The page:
Flipping journals to open: Rethinking publishing infrastructure in light of Lingua/Glossa case | Impact of Social Sciences
openacrs's bookmarks 2021-09-22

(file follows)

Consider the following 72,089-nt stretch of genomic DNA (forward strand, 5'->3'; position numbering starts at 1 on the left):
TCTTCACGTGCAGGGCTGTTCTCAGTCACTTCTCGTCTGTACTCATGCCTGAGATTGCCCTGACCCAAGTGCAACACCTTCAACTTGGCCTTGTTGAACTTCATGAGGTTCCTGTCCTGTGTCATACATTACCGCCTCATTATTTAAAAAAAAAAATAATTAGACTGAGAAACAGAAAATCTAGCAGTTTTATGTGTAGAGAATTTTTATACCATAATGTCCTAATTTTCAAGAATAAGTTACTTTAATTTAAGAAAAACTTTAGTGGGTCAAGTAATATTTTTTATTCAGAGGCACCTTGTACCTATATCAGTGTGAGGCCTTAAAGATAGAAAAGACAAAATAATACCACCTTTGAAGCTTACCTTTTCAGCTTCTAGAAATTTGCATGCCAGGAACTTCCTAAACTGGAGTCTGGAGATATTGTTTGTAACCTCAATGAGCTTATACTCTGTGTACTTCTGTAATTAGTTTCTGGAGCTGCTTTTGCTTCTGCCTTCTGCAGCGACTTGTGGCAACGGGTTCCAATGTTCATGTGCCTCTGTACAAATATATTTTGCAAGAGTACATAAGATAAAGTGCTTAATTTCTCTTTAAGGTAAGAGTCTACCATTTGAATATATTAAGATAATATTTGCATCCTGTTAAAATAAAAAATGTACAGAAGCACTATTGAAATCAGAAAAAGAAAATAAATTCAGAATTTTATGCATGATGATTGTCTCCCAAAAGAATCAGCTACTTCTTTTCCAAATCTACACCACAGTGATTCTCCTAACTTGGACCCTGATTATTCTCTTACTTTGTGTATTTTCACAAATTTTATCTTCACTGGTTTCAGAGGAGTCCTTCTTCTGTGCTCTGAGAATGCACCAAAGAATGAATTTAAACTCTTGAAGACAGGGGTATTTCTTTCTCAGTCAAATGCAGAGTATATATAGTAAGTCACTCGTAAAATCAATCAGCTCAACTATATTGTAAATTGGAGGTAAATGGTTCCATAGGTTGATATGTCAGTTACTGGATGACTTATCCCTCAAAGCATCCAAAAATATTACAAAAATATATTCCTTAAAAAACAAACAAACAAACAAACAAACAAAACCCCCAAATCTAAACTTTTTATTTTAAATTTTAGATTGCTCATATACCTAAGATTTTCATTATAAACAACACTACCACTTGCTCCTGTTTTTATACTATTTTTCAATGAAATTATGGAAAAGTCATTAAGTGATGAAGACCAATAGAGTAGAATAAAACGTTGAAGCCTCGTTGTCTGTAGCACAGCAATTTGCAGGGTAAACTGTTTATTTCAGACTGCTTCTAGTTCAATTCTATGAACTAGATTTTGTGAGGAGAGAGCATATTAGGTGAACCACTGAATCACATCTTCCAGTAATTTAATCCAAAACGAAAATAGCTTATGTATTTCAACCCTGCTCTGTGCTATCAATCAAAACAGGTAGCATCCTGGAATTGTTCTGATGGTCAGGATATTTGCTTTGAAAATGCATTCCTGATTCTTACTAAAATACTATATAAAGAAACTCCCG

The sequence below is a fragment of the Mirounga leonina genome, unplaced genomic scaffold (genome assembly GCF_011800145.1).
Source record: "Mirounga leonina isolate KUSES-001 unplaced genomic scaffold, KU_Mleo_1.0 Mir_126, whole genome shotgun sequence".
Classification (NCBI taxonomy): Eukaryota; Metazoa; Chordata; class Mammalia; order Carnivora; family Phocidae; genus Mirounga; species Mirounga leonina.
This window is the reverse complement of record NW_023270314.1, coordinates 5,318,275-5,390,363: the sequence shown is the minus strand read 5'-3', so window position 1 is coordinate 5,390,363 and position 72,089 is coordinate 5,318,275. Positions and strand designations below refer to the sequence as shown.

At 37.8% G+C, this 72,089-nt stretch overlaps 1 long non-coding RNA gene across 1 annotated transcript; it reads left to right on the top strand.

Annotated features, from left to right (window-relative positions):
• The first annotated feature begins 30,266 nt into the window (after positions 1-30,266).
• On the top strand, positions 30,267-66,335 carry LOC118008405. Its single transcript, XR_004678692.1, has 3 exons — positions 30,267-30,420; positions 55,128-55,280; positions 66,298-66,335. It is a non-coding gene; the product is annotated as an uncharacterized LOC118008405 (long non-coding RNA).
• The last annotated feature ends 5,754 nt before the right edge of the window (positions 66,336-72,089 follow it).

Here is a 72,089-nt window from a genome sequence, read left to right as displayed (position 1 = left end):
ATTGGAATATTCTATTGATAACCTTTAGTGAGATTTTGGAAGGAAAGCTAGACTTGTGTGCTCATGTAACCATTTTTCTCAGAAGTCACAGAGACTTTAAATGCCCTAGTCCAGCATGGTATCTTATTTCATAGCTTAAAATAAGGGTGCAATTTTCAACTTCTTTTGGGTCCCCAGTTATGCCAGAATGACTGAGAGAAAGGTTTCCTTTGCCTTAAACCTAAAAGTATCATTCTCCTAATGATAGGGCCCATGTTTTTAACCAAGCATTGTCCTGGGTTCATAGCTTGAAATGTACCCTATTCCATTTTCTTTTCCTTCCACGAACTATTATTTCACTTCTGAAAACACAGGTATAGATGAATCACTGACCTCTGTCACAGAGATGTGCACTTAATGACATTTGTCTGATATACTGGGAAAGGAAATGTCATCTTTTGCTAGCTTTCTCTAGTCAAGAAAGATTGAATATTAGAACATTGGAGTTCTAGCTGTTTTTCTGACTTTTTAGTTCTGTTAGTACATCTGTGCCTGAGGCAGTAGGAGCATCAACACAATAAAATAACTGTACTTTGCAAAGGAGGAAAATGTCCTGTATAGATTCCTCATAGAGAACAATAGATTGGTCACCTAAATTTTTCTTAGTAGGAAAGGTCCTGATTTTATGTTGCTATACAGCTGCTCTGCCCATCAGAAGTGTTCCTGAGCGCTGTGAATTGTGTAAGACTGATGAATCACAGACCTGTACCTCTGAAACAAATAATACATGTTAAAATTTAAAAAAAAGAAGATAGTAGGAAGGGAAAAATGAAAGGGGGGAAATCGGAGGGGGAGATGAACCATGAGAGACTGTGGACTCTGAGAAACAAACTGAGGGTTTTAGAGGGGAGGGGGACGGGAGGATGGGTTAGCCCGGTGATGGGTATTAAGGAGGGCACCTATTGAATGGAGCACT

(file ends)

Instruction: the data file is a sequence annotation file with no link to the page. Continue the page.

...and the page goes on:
The resignation of the editorial board of an Elsevier-owned linguistics journal and its open access reorganization could get the ball rolling for other journals to follow suit. Benedikt Fecher and Gert Wagner argue this case is a reminder that open access means more than just providing access to an article; it means rethinking the whole process of publishing. Open access also raises important questions about who owns the critical information infrastructure for online publishing. Two weeks ago, the entire editorial board of the journal Lingua quit and announced they would launch a new journal named Glossa. Lingua’s executive editor Johan Rooryck said the reason for the resignation was that Elsevier, which publishes Lingua, did not comply with the editors’ request to turn the journal into an open access publication. Lingua has existed since 1949 and is among the top-3 linguistic journals on Google Scholar. The Lingua/Glossa case is a good opportunity to reflect upon our understanding of open access.